Despite prescribing data that showed a surge in maximum-strength OxyContin prescriptions, Purdue Pharma was slow to shut down drug distribution schemes, allowing physicians to dole out more than a million pills over the course of several years, according to a special report by the Los Angeles Times.
Following a $635 million settlement to resolve allegations it improperly marketed its landmark pain medication, Purdue Pharma touted the company’s anti-diversion team, led by a former fraud prosecutor and a former Drug Enforcement Agency (DEA) official. Purdue tracked prescribing data for each physician in order to identify anomalies that might serve as a red flag for drug diversion.
However, when the data showed one Los Angeles physician prescribing as much as 26 prescriptions of 80-milligram pills--equal to 16 Vicodin pills--each day, the company merely placed the physician on an internal list of physicians with suspicious prescribing habits, according to the LA Times. Meanwhile, the clinic where she worked continued paying homeless people $25 to fill out forms and sit for an examination in order to receive a prescription of high-strength pills, which were later transferred to a “capper” and sold to drug dealers, the newspaper found.
Despite the wealth of prescribing data, along with warnings from pharmacists and Purdue’s own sales reps, the company didn’t report the prescribing anomalies to the DEA until 2011, two months after the LA clinic had been shut down by state and federal authorities. By then several other pharmacies had increased prescriptions for maximum strength OxyContin by as much as 1,400 percent.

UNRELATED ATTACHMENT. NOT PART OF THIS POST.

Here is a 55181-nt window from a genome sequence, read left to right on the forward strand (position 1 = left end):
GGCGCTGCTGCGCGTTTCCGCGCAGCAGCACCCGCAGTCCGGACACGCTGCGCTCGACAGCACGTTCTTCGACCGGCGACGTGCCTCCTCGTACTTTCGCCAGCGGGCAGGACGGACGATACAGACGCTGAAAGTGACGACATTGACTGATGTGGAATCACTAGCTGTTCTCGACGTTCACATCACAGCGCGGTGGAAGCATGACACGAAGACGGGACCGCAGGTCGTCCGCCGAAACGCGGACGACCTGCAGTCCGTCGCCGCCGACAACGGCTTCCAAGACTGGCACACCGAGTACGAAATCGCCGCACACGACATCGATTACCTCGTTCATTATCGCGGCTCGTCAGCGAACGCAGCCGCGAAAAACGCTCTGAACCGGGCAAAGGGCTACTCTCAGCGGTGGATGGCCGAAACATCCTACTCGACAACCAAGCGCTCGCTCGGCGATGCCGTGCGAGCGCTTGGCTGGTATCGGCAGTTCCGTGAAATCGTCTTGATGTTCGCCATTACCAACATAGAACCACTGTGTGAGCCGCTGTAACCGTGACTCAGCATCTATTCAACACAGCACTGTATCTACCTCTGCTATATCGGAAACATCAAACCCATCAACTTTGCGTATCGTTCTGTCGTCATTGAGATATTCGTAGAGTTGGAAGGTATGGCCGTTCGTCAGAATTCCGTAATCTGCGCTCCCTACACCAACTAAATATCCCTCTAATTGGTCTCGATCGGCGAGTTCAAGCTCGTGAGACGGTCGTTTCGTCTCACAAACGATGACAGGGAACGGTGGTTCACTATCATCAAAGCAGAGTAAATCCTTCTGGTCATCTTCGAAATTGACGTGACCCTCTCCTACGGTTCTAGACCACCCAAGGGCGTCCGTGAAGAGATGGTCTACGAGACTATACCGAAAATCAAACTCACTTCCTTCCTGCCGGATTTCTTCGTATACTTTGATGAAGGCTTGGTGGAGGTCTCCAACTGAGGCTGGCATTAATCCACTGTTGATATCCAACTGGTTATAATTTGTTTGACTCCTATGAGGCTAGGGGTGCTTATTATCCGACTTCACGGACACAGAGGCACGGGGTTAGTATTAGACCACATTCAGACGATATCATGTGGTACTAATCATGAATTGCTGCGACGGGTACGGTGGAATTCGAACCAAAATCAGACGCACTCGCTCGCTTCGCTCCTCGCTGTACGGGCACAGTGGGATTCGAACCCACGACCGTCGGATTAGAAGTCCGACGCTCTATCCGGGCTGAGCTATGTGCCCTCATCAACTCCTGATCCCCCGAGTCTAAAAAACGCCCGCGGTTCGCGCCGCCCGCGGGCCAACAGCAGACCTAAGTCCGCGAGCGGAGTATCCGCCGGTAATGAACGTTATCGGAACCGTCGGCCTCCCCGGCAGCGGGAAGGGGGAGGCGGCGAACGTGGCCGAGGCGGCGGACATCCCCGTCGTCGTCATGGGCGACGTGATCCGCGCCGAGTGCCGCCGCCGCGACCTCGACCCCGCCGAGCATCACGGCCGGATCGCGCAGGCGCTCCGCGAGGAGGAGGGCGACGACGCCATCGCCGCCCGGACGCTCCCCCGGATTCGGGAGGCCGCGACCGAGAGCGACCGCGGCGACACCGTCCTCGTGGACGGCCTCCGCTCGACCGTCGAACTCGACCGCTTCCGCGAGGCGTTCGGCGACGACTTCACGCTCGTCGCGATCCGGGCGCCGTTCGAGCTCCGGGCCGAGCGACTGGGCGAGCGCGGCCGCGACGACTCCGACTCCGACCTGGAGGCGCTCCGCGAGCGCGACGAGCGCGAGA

Purdue’s general counsel told the newspaper that the company “complied with the law” and noted that “it would be irresponsible to direct every single anecdotal and often unconfirmed claim of potential misprescribing” to federal authorities.
Opioid prescribing has surfaced as a fraud concern for the Office of Inspector General, which recently reported that spending on commonly abused opioids has increased 165 percent in Medicare Part D over the past decade. Drug diversion schemes are often difficult for authorities to break up, and can lead to exponentially more unnecessary medical costs. Meanwhile, state investigations into opioid marketing practices could bring a second wave of high priced settlements.
- read the LA Times special report